It looks like Babie creator Mattel is immortalizing Civil Rights legend Rosa Parks by making her the newest doll in their Inspiring Women Series.
According to AL.com,Mattel announced on Monday (August 26) that Parks’ doll would join other women who have played significant roles in history, including NASA Hidden Figure’s Katherine Johnson, astronaut Sally Ride, painter Frida Kahlo, and pilot Amelia Earhart.
“Rosa Louise Parks led an ordinary life as a seamstress until an extraordinary moment on December 1, 1955,” Barbie’s description of the dolls reads.
“When she refused an order to give up her seat to a white passenger and move to the back of the bus, Mrs. Parks’ act of defiance became the catalyst for the Montgomery Bus Boycott. Rosa Parks’ quiet strength played a notable role in the civil rights movement, but it would still take another nine years and more struggles before the 1964 Civil Rights Act overruled existing segregation laws.”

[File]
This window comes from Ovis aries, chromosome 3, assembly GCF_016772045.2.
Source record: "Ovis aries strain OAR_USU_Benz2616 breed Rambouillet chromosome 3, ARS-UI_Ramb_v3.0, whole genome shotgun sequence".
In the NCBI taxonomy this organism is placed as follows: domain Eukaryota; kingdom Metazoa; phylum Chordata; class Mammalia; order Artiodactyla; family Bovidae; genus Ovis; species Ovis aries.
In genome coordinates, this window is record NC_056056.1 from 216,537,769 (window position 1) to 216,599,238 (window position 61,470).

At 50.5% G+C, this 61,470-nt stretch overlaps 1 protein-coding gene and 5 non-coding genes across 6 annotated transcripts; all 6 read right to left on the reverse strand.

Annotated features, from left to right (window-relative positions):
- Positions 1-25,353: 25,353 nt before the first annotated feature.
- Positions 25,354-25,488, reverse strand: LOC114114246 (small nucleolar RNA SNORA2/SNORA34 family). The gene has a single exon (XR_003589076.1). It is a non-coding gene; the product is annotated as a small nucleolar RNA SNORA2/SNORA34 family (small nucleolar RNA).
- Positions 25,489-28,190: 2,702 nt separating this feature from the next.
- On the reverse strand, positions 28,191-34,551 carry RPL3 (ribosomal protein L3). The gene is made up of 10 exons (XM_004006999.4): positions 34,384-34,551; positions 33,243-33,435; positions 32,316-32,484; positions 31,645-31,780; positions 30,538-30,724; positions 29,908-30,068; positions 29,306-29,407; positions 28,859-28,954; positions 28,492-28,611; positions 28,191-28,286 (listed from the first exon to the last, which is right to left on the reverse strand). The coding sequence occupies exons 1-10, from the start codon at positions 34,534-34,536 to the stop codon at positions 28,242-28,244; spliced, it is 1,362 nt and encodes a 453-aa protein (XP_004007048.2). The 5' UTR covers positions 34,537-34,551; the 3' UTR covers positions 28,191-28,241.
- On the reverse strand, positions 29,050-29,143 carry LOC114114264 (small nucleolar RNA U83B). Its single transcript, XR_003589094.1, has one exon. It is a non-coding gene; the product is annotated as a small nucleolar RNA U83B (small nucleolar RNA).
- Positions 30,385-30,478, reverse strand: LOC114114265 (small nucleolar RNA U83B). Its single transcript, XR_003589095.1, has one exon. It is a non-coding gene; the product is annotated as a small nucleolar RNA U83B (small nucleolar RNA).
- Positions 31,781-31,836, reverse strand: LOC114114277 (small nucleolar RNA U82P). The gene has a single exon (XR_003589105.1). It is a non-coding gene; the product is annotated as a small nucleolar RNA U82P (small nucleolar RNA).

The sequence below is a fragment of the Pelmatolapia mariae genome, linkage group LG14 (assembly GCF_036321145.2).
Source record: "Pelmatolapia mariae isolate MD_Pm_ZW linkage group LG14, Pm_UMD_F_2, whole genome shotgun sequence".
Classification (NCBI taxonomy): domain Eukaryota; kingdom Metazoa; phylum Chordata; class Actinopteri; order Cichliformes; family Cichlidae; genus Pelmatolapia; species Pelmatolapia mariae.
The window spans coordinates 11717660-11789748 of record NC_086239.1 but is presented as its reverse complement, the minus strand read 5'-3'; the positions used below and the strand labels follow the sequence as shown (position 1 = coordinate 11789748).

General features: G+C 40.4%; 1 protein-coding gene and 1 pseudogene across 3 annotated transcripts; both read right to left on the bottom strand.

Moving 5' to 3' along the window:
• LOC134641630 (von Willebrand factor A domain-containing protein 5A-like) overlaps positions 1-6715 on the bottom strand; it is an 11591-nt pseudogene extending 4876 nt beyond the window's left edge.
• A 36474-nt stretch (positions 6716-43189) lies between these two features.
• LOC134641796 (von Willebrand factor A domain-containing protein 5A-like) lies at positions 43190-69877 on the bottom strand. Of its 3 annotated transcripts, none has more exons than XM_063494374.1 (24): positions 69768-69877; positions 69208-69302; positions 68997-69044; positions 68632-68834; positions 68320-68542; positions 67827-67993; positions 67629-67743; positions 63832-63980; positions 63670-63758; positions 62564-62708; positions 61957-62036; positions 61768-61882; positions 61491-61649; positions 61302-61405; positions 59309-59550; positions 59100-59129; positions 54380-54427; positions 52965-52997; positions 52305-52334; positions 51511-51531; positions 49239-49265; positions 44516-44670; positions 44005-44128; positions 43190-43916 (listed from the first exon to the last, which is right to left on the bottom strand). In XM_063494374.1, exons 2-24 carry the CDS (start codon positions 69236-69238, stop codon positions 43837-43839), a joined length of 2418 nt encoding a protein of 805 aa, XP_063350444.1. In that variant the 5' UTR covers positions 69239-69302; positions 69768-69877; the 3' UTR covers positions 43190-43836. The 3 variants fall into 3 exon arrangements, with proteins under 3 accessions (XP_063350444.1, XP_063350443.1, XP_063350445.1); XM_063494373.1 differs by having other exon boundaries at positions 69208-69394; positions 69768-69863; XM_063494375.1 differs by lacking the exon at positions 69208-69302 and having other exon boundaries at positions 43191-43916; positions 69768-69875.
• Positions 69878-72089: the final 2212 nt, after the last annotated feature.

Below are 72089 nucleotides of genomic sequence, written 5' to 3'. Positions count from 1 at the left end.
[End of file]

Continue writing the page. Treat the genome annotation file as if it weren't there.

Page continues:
In 1996, then-President Bill Clinton awarded Parks the Presidential Medal of Freedom before she died in 2005.
“Both Sally Ride and Rosa Parks made the world better for future generations of girls,” a Mattel spokesperson told CNN, adding, “By celebrating their achievements with dolls made in their likeness, we hope girls will be inspired to pursue their dreams.”
As CNN noted, Mattel created this series after research showed that as young as the age of 5, young girls are less likely to view themselves and women as smart compared to young boys. So to help lessen that “Dream Gap,” the wanted to have dolls that were role models and had a rich history of hard work, sacrifice, and achievement.
Here’s a video about Barbie’s Dream Gap Project:
Want to get your little girl the Rosa Parks Barbie?
It’s available online now for $30 and comes with a doll stand, certificate of authenticity and educational information about her role in our beautiful Black and American history. And we’re for it! Our babies deserve to see themselves as sheroes!
#BlackExcellence: Barbie Debuts Rosa Parks Doll To Honor Inspiring Women was originally published on hellobeautiful.com